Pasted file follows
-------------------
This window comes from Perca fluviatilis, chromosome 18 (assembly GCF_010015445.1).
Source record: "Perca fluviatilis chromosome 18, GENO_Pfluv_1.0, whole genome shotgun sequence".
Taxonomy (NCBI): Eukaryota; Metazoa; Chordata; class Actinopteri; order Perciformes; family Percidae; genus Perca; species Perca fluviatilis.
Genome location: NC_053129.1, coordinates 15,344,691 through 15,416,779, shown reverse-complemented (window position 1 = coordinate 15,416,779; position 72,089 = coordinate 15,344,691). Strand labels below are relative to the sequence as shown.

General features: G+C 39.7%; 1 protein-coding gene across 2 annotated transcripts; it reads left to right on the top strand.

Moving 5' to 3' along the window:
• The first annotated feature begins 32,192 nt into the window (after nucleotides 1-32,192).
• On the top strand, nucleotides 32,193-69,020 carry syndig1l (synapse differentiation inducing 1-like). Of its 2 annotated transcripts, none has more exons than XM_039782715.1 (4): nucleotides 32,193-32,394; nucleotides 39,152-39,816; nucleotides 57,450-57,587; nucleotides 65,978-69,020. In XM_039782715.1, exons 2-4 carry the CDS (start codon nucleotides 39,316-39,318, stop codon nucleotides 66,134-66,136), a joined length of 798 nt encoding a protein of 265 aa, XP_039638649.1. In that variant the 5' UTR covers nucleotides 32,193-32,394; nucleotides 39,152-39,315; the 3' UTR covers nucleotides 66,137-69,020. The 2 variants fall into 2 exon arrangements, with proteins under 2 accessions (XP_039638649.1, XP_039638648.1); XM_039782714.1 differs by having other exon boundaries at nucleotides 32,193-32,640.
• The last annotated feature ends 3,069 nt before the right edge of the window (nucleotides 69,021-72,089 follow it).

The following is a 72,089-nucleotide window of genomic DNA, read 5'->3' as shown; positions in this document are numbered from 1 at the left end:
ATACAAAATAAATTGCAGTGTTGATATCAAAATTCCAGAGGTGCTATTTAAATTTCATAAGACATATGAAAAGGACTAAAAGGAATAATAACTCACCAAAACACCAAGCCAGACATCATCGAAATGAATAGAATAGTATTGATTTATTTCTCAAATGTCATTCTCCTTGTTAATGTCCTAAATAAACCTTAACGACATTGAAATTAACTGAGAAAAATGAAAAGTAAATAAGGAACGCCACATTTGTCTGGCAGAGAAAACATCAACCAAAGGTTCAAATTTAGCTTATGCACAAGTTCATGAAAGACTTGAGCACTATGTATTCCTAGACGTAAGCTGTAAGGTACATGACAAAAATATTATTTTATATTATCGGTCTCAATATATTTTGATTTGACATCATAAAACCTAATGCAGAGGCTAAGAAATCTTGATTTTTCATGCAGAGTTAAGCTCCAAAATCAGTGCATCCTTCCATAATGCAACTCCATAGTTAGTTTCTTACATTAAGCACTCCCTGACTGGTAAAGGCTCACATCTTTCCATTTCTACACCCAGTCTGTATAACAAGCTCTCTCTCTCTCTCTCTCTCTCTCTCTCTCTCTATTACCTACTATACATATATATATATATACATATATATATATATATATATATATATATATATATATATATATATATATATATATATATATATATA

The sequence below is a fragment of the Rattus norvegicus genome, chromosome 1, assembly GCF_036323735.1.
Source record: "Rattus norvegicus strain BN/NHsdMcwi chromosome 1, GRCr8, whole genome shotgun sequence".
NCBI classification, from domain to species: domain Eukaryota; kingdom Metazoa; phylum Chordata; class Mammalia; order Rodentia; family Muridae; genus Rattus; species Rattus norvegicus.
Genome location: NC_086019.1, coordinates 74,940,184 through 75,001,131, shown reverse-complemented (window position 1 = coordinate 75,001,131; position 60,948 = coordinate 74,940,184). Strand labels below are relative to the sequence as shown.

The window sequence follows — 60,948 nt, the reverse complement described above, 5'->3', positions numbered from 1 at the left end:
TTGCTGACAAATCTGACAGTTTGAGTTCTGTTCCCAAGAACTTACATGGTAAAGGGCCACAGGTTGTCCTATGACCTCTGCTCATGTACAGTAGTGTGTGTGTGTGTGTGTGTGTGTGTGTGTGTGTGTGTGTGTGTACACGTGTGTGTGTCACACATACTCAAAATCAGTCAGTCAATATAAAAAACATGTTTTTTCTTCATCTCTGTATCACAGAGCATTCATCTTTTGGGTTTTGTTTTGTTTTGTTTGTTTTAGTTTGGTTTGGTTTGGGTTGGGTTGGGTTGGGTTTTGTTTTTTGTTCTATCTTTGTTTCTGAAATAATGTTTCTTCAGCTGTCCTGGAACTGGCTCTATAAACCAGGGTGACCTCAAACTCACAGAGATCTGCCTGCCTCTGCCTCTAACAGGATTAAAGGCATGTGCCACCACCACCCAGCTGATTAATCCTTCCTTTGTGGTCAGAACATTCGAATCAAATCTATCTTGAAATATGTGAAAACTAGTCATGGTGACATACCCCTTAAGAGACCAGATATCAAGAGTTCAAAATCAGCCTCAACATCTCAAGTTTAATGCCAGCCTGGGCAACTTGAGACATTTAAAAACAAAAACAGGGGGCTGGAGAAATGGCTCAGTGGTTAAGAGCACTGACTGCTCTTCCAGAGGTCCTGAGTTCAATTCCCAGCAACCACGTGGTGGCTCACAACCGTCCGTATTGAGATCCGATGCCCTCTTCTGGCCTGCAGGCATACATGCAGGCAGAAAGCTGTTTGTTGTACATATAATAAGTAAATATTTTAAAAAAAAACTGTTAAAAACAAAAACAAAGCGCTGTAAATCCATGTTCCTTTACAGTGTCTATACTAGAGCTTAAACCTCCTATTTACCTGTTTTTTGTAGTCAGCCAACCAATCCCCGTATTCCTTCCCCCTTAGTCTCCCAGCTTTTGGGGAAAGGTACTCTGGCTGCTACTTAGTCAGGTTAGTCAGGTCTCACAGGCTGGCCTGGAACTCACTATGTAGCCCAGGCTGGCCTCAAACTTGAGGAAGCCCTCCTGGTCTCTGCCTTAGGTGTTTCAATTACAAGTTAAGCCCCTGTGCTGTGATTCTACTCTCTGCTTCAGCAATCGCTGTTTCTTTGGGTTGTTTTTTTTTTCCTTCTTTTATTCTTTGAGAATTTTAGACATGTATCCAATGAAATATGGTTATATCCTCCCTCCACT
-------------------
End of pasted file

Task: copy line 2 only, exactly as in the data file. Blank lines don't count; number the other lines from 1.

Source record: "Perca fluviatilis chromosome 18, GENO_Pfluv_1.0, whole genome shotgun sequence".